5 Questions With ELKPEN
A Frogtown Artwalk Artist Spotlight
Elkpen (aka Christian Kasperkovitz) is a street artist based in Los Angeles, whose work contemplates the effect of urban life on familiar, threatened or extinct flora and fauna. We were fortunate to have her exhibit some of her work at the 2018 Frogtown Artwalk at the Suay Sew Shop Parking lot on Knox Ave. Maybe you were lucky enough to view it.
Elkpen is known for her nature and conservation illustrations and for additional work she calls "ELKOLOGY", a branch of street signs painted on recycled cardboard and placed all over the city of Los Angeles. ELKOLOGY deals with the relations and interactions between organisms and their environment. She is also known for her work with Friends of the Los Angeles River; creating various works including their famous "Froggy" mascot, T-shirt and tote bag designs for their annual "La Gran Limpieza - The Great L.A. River Cleanup". In 2014, FoLAR commissioned her to create the design on the exterior of their River Rover, a thirty-eight foot mobile classroom which is used to teach students about the history and significance of the Los Angeles River.
We caught up with ELKPEN this week to see what she's been up to since the artwalk and find out how she's been spending her time during the Covid-19 self-quarantine. Coincidentally and sadly, FoLAR's founder Lewis MacAdams passed away the day after we contacted her for this interview, so we asked her for some thoughts on Lewis and her work for the prominent L.A. River advocacy organization.
What have you been doing during the Covid-19 self-quarantine?
Reflecting a lot. The first couple of weeks of quarantine I was pretty immobilized. Thinking how much this crisis reflects so much of what is wrong with us, our disregard for wild spaces, clean air and clean water, equitable society, our love of the cheap and convenient, how it is a moment to emerge as better selves, and my pessimism about that, but I have come around to more optimism. There is a lot of good taking shape, and it is a moment to grow and connect those positive nodes, regenerative agriculture, new economies, sacred forests, healthcare for all.
Can you share anything about upcoming new projects?
I have an ongoing project TRASHCOMIC, a comic series I do for Geosphere Packaging, a new company creating packaging that is fully compostable in 90 days. There is so much to write and draw on right now, though it's a challenge finding a tone that is light, and not a screaming call to arms.
I am also finishing the design work for a set of four exterior murals for a school. It is a gigantic and wonderful project; the natural history of Los Angeles, its river and its first peoples, with an emphasis on citizen science. Hollywood Orchard, a non profit in Hollywood, has been the engine behind it. I love the project and also now that it has grown and lived for so long on paper, still unfinished I’ll add, I am anxious to get on site with a paintbrush.
What inspires you these days?
The color of the sky, how the trees seem to be psychedelically articulated in the peace, how bird song is slowly taking over, there is water flowing in the canyon above me.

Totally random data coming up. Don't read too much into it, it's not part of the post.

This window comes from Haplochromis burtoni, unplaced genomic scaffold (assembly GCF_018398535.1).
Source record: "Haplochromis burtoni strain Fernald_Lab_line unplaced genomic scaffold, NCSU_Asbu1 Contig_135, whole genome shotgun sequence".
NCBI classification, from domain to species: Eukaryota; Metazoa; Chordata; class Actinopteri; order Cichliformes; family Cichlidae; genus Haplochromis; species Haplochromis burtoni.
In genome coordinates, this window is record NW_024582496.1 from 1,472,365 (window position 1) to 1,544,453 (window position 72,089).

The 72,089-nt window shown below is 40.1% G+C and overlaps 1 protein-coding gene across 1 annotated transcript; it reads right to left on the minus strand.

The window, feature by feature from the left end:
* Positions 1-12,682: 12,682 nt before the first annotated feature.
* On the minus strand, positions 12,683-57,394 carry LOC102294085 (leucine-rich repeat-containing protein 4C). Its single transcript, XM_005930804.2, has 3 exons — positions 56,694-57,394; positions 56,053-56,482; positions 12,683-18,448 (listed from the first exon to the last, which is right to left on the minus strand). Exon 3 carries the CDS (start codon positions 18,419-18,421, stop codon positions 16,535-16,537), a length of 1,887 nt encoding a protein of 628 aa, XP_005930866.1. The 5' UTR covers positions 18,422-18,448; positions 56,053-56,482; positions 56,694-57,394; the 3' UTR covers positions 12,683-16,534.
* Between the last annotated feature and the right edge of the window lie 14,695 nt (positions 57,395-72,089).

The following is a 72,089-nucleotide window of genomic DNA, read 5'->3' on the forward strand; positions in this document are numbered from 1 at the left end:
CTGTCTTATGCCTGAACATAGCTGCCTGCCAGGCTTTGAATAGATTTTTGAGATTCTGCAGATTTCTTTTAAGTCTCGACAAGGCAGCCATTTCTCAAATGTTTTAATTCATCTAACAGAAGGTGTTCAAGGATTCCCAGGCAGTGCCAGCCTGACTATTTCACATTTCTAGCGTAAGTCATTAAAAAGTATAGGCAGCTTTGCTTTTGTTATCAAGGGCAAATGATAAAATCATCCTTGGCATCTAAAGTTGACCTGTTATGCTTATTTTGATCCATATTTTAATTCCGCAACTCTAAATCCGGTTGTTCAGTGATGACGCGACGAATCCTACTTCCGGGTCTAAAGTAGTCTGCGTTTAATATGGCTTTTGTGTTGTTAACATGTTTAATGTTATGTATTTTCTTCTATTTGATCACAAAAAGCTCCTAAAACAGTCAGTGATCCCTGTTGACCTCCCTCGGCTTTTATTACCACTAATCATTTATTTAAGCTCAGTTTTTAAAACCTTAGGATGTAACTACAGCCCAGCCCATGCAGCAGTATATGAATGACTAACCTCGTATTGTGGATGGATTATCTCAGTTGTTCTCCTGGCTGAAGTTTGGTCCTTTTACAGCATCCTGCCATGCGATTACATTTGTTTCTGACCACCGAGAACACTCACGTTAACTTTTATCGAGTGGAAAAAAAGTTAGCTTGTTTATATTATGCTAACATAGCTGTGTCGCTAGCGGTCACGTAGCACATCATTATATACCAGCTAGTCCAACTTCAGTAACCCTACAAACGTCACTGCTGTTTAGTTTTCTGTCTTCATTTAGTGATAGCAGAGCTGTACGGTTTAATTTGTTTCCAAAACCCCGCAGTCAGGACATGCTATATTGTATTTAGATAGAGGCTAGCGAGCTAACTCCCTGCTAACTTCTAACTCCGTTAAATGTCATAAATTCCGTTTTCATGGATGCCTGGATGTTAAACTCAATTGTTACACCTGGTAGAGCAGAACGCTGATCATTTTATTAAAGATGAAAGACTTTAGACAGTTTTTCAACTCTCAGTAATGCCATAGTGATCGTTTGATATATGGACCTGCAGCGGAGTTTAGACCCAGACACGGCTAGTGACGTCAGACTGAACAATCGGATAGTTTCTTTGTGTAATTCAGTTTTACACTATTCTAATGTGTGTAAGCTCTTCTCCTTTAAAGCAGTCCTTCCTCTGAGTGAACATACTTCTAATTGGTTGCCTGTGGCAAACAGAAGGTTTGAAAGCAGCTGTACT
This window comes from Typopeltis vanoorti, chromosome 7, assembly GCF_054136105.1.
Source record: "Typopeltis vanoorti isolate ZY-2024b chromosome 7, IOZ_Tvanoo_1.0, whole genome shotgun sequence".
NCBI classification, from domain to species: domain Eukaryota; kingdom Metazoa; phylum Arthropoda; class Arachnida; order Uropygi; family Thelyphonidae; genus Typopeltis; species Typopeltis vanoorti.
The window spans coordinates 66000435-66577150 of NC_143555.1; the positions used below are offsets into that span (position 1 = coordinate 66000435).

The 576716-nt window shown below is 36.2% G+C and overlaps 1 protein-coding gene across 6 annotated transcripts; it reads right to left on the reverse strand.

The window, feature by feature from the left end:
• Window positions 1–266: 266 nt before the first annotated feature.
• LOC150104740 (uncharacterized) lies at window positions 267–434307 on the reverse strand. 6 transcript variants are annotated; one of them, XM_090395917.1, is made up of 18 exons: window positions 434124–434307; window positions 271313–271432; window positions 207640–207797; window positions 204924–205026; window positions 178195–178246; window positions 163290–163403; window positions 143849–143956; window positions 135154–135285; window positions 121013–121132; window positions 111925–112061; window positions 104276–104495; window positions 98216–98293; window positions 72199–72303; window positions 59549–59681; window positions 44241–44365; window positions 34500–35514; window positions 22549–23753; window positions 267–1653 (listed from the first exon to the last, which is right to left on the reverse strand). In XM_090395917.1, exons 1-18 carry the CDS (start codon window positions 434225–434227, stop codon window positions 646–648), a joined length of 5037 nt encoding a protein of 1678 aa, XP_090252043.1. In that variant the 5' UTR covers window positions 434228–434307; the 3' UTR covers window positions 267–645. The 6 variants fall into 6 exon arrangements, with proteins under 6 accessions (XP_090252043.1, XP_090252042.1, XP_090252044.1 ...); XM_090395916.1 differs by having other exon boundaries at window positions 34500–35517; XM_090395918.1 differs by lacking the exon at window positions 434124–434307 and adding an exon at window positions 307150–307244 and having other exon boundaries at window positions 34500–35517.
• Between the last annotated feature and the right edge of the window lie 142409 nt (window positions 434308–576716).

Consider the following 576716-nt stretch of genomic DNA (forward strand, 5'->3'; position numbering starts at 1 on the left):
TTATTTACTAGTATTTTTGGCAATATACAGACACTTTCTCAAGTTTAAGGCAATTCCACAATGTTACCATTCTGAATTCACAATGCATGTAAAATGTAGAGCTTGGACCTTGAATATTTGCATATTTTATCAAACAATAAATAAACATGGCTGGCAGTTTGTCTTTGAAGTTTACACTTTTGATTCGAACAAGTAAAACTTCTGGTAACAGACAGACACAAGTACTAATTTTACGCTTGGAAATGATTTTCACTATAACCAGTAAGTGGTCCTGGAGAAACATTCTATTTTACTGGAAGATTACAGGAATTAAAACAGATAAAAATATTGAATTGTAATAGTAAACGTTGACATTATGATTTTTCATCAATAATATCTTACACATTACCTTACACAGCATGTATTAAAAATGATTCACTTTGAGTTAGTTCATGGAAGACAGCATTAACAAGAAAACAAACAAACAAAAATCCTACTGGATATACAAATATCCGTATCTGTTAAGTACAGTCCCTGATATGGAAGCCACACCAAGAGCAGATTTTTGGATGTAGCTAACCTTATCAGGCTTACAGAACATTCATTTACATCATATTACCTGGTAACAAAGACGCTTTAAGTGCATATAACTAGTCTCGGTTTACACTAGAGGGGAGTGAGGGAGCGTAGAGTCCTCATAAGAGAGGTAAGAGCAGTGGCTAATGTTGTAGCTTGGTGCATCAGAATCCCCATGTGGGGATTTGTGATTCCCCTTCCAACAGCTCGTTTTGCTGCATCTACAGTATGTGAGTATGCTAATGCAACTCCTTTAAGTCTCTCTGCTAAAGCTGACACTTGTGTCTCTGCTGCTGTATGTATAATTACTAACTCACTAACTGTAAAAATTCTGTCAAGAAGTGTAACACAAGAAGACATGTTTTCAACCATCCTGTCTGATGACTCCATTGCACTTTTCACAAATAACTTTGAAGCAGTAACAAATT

You exhibited some of your work at the 2018 Frogtown Artwalk. We certainly hope you'll join us again in 2021. Can you give us some thoughts and impressions about the artwalk?
A lot of energy and enthusiasm that night. A lot of energy and enthusiasm to activate! Maybe next walk everyone can join hands, safely!, and recognize all we need is each other, clean air and clean water. Bond over the idea that simplifying our lives will lead to more peace and more clean air. We could all stop for a moment and sing a song. We have to heal ourselves to heal the earth.
On April 21st, we learned that Lewis MacAdams, founder of Friends of the Los Angeles River passed away. You have done quite a bit of artwork for FoLAR over the years including the designs on their mobile classroom, the River Rover, their annual clean up T-shirts and more. Tell us about some of the projects you worked on. How did you come to work with them and what was your first encounter with Lewis like?
I loved Lewis. He was a master of the unexpected, committed to wonder, and a real revolutionary. The first time I got a call from him, without a salutation or introduction, he asked me “what do you think of red legged frogs?”
"Christian Kasperkovitz is a trumpet sounded
for the L.A. River." -- Lewis MacAdams
Lewis started by cutting a fence and walking down to the River. Showing up at city council meetings and shouting the word River whenever they said flood control channel - small individual actions. FoLAR, when I started doing work for them was a small group of committed souls working on the river when no one else was. It was funky and real and they changed the city. It is an example for all of us to not be afraid of the size of the challenge and live the change. I still think the first project we did together, the bag for the clean up, was the best project we did. I came up with the phrase "Bring the River to the People, Bring the People to the River", and the art had a fist raised with water coming out of it. Lewis the revolutionary made me think like that. Shout out to Shelly and Karen :).
You can follow ELKPEN on Instagram at @elkpen
About the Author
Michelene Cherie is a Production Manager and Content Curator for The Elysian Valley Arts Collective. She works with non-profits, animal advocacy organizations and owns a boutique marketing and event company - Cherie Creative Company. In her free time, Michelene volunteers for several cat rescues in Los Angeles. More info at: www.cheriecreativecompany.com